This book is one of a series of books about Tom Swift, Sr., the father of Tom Swift, Jr. This book is the 17th book in the series, following "Tom Swift and His Giant Cannon" and preceding "Tom Swift and His Aerial Warship." This book's complete title is "Tom Swift and His Photo Telephone; or, The Picture That Saved a Fortune." The book was originally published in 1914.
In this book Tom Swift is working to invent a telephone that will transmit an image of the person on the other end of the call. The science involved is imaginative, but fictitious. While Tom is working on his telephone someone steals one of his airplanes. Mysteriously, the plane is later returned. However, his friend Mr. Damon is missing. We learn that Mr. Damon has entrusted most of his fortune to a "promoter," which we would recognize as a scam artist. The promoter wants to get his hands on Mr. Damon's property, but Mr. Damon wisely put his property in Mrs. Damon's name. The promoter even makes an effort to take some of Tom's inventions but Tom is too smart for the sleazy promoter. Good for you Tom!
Someone phones Mrs. Damon and tells her that she must sign the deeds and hand them over if she ever wants to see Mr. Damon again. Let us think for a moment. Tom Swift has been working on a gadget that makes a picture of a telephone caller, and someone is calling for a ransom. Do these two facts suggest something? Oh, yeah. How about putting Tom's gadgets into various phone booths to try and get a picture of the caller?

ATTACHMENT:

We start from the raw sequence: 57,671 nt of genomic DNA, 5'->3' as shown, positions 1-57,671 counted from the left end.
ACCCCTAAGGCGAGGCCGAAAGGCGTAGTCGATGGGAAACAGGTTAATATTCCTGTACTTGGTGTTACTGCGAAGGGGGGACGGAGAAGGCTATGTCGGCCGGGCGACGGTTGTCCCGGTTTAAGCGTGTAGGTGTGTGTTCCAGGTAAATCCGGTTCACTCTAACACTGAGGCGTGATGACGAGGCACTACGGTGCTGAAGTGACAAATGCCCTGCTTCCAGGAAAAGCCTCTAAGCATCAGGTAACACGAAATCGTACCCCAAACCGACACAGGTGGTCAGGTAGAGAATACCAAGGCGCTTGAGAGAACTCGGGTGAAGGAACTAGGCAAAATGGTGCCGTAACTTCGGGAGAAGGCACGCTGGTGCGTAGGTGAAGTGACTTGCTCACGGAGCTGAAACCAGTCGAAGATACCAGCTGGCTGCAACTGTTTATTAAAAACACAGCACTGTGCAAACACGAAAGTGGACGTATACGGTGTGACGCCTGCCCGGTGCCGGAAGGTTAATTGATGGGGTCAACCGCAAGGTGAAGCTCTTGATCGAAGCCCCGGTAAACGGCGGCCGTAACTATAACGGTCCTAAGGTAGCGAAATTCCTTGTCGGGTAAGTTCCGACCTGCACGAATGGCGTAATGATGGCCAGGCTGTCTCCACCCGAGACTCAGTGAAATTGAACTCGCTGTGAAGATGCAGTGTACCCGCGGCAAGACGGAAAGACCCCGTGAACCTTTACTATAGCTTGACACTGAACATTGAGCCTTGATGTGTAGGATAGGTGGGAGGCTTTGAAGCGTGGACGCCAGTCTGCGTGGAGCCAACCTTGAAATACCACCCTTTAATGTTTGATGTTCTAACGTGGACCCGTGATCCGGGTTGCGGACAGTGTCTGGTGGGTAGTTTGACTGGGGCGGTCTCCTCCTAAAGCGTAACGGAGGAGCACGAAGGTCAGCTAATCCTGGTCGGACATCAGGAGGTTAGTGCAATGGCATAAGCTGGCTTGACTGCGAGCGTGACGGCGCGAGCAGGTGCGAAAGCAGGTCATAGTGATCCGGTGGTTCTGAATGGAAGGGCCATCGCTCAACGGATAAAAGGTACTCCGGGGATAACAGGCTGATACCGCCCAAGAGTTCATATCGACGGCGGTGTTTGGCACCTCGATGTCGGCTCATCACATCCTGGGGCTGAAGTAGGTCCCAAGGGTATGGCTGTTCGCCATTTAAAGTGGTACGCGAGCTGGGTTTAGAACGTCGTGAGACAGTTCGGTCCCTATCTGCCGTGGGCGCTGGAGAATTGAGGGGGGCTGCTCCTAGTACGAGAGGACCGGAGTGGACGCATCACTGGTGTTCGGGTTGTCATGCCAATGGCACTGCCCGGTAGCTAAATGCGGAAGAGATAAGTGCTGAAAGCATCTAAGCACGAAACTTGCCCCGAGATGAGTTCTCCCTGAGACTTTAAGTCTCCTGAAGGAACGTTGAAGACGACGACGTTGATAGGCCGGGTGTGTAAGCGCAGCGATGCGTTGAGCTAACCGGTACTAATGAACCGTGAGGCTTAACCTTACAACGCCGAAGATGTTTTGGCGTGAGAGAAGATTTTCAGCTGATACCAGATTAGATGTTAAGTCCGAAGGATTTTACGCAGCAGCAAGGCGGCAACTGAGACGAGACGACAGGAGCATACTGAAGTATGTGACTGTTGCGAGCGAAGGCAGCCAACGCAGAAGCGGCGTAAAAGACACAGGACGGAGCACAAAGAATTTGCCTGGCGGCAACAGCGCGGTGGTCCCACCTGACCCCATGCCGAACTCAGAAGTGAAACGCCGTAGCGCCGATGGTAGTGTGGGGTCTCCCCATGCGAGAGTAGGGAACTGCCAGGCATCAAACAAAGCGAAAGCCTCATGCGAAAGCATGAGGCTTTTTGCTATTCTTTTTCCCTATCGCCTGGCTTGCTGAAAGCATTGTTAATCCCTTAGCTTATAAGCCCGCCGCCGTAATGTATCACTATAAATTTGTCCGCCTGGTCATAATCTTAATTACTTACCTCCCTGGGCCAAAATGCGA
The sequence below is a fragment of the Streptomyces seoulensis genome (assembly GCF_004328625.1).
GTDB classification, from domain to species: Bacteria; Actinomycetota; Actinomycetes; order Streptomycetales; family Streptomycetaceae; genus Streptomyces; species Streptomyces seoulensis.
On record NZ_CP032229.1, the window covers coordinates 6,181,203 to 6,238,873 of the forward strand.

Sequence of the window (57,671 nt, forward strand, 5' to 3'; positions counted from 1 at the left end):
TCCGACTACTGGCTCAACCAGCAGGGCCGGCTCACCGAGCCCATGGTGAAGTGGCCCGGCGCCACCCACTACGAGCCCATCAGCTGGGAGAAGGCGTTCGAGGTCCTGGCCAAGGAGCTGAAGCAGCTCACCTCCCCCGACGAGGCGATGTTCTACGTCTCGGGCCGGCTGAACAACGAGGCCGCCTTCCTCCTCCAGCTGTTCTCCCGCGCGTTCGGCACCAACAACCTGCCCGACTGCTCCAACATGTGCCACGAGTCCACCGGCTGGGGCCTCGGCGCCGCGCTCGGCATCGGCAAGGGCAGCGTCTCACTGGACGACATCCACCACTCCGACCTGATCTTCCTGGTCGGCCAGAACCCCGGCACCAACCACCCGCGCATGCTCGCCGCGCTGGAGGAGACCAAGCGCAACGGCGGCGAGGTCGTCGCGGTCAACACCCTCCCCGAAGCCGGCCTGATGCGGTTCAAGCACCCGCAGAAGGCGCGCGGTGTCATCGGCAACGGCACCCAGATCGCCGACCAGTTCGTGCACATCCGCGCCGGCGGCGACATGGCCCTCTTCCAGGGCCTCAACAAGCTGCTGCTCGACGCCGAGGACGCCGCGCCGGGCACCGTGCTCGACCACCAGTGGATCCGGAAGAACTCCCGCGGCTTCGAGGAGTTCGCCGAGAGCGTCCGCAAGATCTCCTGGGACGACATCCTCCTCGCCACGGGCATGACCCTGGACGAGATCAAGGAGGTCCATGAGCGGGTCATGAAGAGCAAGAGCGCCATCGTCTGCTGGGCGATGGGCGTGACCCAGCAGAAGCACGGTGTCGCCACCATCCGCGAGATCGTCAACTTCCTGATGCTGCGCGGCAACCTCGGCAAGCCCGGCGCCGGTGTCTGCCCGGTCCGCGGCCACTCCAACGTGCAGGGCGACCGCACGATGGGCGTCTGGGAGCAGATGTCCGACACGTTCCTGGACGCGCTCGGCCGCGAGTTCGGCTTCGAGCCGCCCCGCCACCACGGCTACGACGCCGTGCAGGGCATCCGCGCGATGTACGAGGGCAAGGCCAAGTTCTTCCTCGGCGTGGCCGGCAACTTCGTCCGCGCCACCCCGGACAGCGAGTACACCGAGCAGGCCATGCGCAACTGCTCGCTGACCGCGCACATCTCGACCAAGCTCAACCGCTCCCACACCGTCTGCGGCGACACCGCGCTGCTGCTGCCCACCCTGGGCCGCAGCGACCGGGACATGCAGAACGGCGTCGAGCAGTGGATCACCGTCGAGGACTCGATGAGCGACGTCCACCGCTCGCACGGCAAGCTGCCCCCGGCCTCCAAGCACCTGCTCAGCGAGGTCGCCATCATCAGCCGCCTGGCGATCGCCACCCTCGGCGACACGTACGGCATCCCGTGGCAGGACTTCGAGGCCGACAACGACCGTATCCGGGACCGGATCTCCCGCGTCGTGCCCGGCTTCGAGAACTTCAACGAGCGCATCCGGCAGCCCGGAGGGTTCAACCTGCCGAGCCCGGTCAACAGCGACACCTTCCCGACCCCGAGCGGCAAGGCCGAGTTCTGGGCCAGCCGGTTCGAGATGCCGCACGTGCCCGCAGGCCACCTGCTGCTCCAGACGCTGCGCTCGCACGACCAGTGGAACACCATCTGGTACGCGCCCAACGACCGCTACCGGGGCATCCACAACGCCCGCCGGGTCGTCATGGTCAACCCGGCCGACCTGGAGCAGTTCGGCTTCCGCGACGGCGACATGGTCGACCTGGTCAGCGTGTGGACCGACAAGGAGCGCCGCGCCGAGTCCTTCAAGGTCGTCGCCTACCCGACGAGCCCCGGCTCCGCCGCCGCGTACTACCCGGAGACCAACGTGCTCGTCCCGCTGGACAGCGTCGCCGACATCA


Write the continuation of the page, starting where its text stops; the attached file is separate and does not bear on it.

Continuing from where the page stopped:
There are a number of other mysterious elements and plot delays thrown in to try and keep the suspense level high. Tom's plane is stolen again. Where could Mr. Damon possibly be? There are other suspicious characters lurking about who may want to steal Tom's photo telephone. The excitement is unbelievable!
Howard Garis wrote this story before World War I. The concept of a telephone that relays the picture of a sender was remarkable at that time. There are many details that Mr. Garis failed to consider, the biggest being the technology it takes to safely and economically send a picture from one place to another, but having the idea is very foresighted.
This story is a bit slower than other Tom Swift, Sr., stories from this era. The story is interesting and there was enough mystery to keep me reading, somewhat overcoming the lack of action. If you are looking for a Tom Swift, Sr., story to see if you would like the series, then I recommend you look at one of the other books in the series.
I give readers a warning regarding stereotypes in this book. This era was nearly a century away from us and many races were routinely represented stereotypically in that era. Such is the case with Eradicate Sampson, who Howard Garis depicted as quite intelligent and helpful, but in a demeaning way. Koku, a giant that Tom supposedly picked up in Patagonia, also manages to receive comments that show bias. If you can overcome the dated story and the portrayal of some characters, I think fans of Tom Swift, Jr. and those looking for a quaint mystery from the era before World War I will find this book an interesting read.